Most things have moved online this year. The annual or quarterly SKO is no different. Sales teams are used to seeing their colleagues in person for SKOs but many sales leaders are trying to figure out how to take this important meeting online.
Having a successful online SKO is not so different from having a successful in-person SKO. In fact, the technology being used during remote work gives some distinct advantages for hosting an SKO. Below you will find the elements that make a successful SKO and tips on how to make it successful in an online/virtual format.
Any SKO should be approached in three phases. There is the preparatory phase. Then there is the actual SKO itself and, perhaps most importantly, there is the phase after the SKO. Post SKO is when new knowledge can actually turn into meaningful habits. We will explore each of these phases and discuss how to execute them for an online SKO.
You don’t have to plan for the usual logistics of hosting a team in-person however, there is still plenty to plan for. Any successful SKO or training engagement starts with the end in mind. Goal setting is important in normal SKOs and it is equally critical in any online or virtual SKO.
There are many different things related to product or skills that you want to train the sales team on. However, you have to narrow your focus in order to be successful. What is it exactly that you want the team to be better at after the SKO? Is that goal specific enough to be measured? What metrics will you use to track progress?
Of course, there is more to planning like what conferencing tools to use and when to pull sellers away from their normal activities. If you can answer the questions above however, you are in good shape for planning the SKO.
The learning and practice starts at this point of the SKO. This is where certain advantages of remote working start to aid the SKO. Typically, sellers are pulled off the field for a day or more. It’s expensive to pull sellers away from their normal activities so teams are forced to pack a lot into the limited time during the SKO. Since people are attending everything online, there is no need to cram the learning and events into one or two days.
The SKO events should be limited to 4 hours a day at a max and should be spread out over several days. This is also a much better learning approach. People don’t learn well when a lot of information is thrown at them at once. If it’s spread out however, it gives sales people a chance to digest everything they are learning.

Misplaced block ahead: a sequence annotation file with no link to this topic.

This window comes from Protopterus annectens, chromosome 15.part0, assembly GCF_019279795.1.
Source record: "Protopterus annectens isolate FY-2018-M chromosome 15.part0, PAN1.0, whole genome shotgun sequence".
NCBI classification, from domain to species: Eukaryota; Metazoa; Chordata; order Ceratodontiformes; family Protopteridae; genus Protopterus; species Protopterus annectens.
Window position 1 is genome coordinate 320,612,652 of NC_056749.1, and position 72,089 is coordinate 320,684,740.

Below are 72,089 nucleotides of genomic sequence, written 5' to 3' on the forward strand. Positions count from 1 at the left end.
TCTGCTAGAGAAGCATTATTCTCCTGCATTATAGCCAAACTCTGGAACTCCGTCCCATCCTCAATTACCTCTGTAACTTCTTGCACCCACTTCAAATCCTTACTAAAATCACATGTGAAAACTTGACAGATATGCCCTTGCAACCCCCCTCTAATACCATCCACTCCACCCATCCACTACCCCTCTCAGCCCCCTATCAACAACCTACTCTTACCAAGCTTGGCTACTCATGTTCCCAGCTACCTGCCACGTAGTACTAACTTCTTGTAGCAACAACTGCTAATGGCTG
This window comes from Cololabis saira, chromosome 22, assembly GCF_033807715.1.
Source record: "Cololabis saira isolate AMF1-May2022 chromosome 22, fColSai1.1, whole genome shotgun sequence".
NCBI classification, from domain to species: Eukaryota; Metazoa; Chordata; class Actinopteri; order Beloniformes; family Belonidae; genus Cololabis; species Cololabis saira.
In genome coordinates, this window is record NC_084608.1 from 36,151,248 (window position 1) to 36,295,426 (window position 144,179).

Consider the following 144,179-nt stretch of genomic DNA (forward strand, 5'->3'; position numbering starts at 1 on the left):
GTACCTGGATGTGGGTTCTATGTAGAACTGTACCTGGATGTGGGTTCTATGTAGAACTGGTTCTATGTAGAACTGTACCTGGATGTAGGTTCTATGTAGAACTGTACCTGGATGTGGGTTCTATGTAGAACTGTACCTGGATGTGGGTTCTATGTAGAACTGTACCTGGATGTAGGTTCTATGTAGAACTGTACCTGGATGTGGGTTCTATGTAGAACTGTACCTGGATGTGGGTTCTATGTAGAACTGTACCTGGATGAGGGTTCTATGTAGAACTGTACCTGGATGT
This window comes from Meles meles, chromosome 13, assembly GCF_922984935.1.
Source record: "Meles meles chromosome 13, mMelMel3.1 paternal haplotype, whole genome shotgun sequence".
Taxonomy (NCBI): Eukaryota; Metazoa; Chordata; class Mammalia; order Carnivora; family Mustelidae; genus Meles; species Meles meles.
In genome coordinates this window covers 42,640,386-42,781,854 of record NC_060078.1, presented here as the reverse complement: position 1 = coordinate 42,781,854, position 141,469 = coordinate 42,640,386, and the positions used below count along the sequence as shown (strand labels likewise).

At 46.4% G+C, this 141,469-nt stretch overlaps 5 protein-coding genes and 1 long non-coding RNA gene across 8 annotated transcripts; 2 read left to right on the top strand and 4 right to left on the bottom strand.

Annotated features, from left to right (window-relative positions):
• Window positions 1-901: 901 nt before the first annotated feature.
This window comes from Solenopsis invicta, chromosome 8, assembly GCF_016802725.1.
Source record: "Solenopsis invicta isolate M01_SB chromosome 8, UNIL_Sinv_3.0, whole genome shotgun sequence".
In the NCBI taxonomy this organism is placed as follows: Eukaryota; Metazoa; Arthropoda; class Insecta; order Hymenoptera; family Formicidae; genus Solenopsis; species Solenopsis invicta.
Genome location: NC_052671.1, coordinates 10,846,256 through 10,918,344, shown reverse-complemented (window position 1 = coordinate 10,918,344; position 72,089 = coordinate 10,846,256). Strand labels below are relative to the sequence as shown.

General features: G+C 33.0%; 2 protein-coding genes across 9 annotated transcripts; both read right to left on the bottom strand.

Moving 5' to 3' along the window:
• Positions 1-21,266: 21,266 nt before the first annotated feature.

Another mistake to avoid is packing the SKO with “webinar” type of activities. It may be tempting to resort to long presentations but without an active crowd around you, it is hard to stay engaged. Therefore, the activities planned during the SKO should be oriented towards engagement rather than sitting and listening. Take advantage of conferencing tools and split people into smaller breakout groups. Sharing and discussing with colleagues is a highly effective way to retain knowledge.
This is perhaps the most ignored phase of an SKO and it is arguably the most important. After the SKO is when sellers start applying what they have learned and develop habits. Companies spend a lot of time and money on skills and product training. All of that investment goes nowhere if the trainees don’t establish new habits.
After the SKO is when leaders and enablement professionals need to proactive about making sure sellers are using and practicing the things discussed during the SKO. That means carving out time to practice and revisit what was learned during the SKO.
Just like the SKO itself, the reinforcement phase should encourage sellers to practice with their existing accounts and opportunities. Using new skills in context is the most effective way to establish new habits in adults.
There is no reason that this year’s SKO has to be any bit less than other years. The conferencing and remote tools offices already use provide distinct advantages like easy break out groups. The tools and the fact that most people are working remotely means you are able to spread out the learning. This makes it easier to achieve habit change.
Sales leaders should not try to replicate the “in-person SKO” in a virtual medium. Instead, they should recognize the distinct advantages provided by the circumstances and use them to have even better and more effective SKOs.
Jill Ulvestad is the founder of Funnel Clarity. Jill applies her expertise in driving sales performance and results, developing sales strategy and streamlining skills development to the Funnel Clarity team. With nearly 20 years of business development and consulting experience, Jill provides valued sales performance insight to her roles as co-founder and managing partner of Funnel Clarity. Previously, Jill spent 8 years with the sales performance firm Huthwaite where she served as the Vice President of Sales. She most recently was co-founder of Business Performance Partners, a sales and strategy consulting firm and led the coaching practice.